PostPosted: Sun Mar 09, 2014 5:29 pm    Post subject: Reply with quote

Not sure, but I guess it couldn't hurt. Maybe it will prompt a response from the package maintainer(s) or users as to why the message says what it does. Again, I am relatively new to NTP so my experience is limited. Anyway, glad this has helped with your situation!
Back to top
View user's profile Send private message
grant123
l33t
l33t


Joined: 23 Mar 2005
Posts: 839

PostPosted: Tue Mar 11, 2014 8:01 pm    Post subject: Reply with quote

Can anyone confirm that the wiki is correct? There is some disagreement:

https://bugs.gentoo.org/show_bug.cgi?id=504096
Back to top
View user's profile Send private message
toralf
Advocate
Advocate


Joined: 01 Feb 2004
Posts: 2951
Location: Hamburg/Germany

PostPosted: Tue Mar 11, 2014 9:39 pm    Post subject: Re: NTP delays boot components Reply with quote

grant123 wrote:
During those seconds, someone could log in to an old home folder via lightdm. NTP also delays shorewall which causes some other problems. What can I do about this?
quick&dirty: "after ntp-client" to /etc/init.d/xdm.
But this won't help in every case, probably run the xdm script from /etc/local.d_after_ you cleaned the HOME dirs.
Back to top
View user's profile Send private message
grant123
l33t
l33t


Joined: 23 Mar 2005
Posts: 839

PostPosted: Tue Mar 11, 2014 9:45 pm    Post subject: Reply with quote

So both ntp-client and ntpd should be started at boot?
Back to top
View user's profile Send private message
khayyam
Advocate
Advocate


Joined: 07 Jun 2012
Posts: 2950

PostPosted: Tue Mar 11, 2014 9:47 pm    Post subject: Reply with quote

grant123 ...

It doesn't sound as though ntpd or ntp-client is the issue, its either DNS resolution (given that both ntpd and ntpd-client initscripts have "use net dns") or your dhcp is perhaps getting ntp info that causes it to request time service from the ISP (some ISP provided routers/DNS are configured to resolve to their ntp service) or something of that nature. In terms of DNS you can perhaps use a service other than that provided by the ISP (or router, if thats where DNS is provided) or run a caching DNS server (ie, net-dns/unbound or net-dns/pdnsd). For your dhcp client you can configure it to not request such information:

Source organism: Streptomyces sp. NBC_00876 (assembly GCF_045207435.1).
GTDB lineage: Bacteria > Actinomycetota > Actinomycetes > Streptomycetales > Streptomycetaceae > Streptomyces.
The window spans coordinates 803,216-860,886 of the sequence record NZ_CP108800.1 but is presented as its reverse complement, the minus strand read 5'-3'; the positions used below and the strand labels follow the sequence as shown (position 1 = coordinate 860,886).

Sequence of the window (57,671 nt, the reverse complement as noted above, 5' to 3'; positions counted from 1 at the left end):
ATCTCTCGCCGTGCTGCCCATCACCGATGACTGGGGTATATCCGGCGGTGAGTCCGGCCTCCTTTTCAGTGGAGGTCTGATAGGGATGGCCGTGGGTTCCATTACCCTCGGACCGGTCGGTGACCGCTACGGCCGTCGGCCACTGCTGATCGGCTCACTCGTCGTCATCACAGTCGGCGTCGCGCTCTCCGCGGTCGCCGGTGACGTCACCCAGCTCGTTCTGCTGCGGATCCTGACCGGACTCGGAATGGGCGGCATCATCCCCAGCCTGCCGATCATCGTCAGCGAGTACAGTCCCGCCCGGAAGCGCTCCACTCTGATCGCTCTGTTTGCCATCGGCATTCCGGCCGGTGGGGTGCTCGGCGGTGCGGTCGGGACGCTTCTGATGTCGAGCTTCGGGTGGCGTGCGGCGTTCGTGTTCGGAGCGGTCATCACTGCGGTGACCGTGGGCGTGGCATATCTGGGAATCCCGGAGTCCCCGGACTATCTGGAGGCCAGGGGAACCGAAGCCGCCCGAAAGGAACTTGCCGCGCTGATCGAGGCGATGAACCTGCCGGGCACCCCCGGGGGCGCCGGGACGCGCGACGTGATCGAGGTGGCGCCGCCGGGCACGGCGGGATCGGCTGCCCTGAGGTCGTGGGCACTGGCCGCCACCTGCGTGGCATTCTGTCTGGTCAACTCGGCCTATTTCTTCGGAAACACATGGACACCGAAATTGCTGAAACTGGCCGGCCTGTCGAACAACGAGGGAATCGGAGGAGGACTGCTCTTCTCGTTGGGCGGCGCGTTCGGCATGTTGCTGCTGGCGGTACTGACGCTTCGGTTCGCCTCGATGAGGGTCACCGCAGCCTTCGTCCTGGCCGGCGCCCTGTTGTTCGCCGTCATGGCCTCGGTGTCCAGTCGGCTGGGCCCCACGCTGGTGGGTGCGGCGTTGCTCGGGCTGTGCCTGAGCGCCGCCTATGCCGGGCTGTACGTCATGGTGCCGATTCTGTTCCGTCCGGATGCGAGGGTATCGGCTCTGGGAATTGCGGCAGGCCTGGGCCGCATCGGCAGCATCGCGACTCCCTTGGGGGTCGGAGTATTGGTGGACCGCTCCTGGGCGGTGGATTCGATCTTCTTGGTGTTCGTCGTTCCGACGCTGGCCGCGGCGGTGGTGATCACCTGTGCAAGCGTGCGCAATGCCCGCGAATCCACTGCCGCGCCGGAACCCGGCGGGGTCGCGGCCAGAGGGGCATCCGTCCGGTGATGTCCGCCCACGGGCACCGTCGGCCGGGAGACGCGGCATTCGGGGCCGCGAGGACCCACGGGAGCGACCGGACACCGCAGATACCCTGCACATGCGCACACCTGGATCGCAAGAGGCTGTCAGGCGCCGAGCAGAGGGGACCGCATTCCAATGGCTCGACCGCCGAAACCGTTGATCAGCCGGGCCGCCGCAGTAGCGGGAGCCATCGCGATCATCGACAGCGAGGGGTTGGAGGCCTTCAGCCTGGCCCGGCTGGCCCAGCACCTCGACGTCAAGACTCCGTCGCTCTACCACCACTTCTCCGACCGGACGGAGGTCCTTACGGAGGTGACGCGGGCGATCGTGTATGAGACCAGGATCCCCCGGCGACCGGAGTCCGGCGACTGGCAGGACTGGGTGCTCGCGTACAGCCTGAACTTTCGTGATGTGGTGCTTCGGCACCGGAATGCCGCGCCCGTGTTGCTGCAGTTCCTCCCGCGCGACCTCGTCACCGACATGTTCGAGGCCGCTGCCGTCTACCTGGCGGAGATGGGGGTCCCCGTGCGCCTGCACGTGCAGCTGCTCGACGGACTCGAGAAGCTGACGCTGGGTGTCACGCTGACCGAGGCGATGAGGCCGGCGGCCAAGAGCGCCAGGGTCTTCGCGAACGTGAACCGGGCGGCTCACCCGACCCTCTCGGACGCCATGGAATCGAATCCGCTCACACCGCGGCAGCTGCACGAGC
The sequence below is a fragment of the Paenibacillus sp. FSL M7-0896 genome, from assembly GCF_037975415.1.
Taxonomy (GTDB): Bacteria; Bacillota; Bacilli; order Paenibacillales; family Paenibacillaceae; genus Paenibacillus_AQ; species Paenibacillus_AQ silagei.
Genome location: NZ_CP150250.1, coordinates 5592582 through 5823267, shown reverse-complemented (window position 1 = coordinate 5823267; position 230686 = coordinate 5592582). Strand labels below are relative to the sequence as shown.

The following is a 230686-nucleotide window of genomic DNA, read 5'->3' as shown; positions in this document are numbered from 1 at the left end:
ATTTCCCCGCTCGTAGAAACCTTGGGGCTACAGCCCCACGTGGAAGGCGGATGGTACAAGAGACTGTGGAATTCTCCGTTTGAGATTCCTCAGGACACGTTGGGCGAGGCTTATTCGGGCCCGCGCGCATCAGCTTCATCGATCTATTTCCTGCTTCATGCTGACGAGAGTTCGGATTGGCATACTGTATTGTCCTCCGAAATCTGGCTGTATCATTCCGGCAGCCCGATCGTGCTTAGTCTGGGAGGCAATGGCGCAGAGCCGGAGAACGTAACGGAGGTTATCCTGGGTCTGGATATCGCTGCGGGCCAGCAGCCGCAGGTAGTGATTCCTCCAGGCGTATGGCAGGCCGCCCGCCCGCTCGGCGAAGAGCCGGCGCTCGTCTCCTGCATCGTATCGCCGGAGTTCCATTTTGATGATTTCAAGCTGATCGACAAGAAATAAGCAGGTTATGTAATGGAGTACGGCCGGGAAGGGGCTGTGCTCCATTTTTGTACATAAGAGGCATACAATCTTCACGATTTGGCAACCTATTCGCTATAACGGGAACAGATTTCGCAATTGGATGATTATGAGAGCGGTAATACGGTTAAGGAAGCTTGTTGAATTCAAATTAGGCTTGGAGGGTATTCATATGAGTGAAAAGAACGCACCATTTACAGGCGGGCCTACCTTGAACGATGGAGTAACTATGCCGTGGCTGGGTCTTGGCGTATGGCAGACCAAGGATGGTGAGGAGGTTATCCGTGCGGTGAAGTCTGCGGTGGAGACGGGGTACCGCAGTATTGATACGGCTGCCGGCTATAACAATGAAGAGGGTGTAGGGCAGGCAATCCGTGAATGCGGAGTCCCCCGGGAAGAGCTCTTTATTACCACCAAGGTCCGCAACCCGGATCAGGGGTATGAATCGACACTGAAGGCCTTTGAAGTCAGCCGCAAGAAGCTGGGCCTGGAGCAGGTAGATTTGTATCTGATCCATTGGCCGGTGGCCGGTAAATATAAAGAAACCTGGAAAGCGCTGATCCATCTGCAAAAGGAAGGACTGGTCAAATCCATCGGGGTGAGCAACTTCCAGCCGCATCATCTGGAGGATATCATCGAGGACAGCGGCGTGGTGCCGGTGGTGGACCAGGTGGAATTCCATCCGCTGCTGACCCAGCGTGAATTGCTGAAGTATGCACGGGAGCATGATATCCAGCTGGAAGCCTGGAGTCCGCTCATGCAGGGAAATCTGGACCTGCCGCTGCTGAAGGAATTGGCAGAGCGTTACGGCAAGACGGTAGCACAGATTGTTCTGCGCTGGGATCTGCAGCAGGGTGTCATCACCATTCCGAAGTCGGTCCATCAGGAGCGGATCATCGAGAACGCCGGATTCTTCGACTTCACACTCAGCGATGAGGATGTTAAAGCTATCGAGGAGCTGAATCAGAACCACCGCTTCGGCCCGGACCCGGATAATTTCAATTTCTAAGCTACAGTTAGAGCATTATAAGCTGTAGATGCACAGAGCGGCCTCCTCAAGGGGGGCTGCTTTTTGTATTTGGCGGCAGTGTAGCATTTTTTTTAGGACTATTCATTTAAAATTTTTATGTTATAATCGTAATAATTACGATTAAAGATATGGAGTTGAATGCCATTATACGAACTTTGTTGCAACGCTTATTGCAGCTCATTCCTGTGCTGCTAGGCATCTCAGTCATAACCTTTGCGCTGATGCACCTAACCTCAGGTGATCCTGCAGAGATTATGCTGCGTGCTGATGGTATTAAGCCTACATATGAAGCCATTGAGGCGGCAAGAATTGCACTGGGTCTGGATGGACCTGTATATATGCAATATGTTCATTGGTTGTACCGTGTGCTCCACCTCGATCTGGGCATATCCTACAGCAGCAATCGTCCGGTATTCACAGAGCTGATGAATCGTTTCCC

/etc/conf.d/net
Code:
dhcp_eth0="nontp"

HTH & best ... khay
Back to top
View user's profile Send private message
grant123
l33t
l33t


Joined: 23 Mar 2005
Posts: 839

PostPosted: Fri Mar 14, 2014 11:14 pm    Post subject: Reply with quote

All of my systems actually use unbound. One of my networks uses DHCP to get an IP from the ISP, but it uses wicd to do that so I can't specify nontp. My other network specifies its own IP statically and so doesn't use DHCP and ntp-client still takes ~12 seconds to start.

I'm not clear on the expected behavior here. ntp-client shouldn't take ~12 seconds to start? All of my systems exhibit that behavior.
Back to top
View user's profile Send private message
khayyam
Advocate
Advocate


Joined: 07 Jun 2012
Posts: 2950

PostPosted: Fri Mar 14, 2014 11:47 pm    Post subject: Reply with quote

grant123 wrote:
All of my systems actually use unbound.

grant123 ... OK, this poses the question: how is unbound configured?

grant123 wrote:
One of my networks uses DHCP to get an IP from the ISP, but it uses wicd to do that so I can't specify nontp.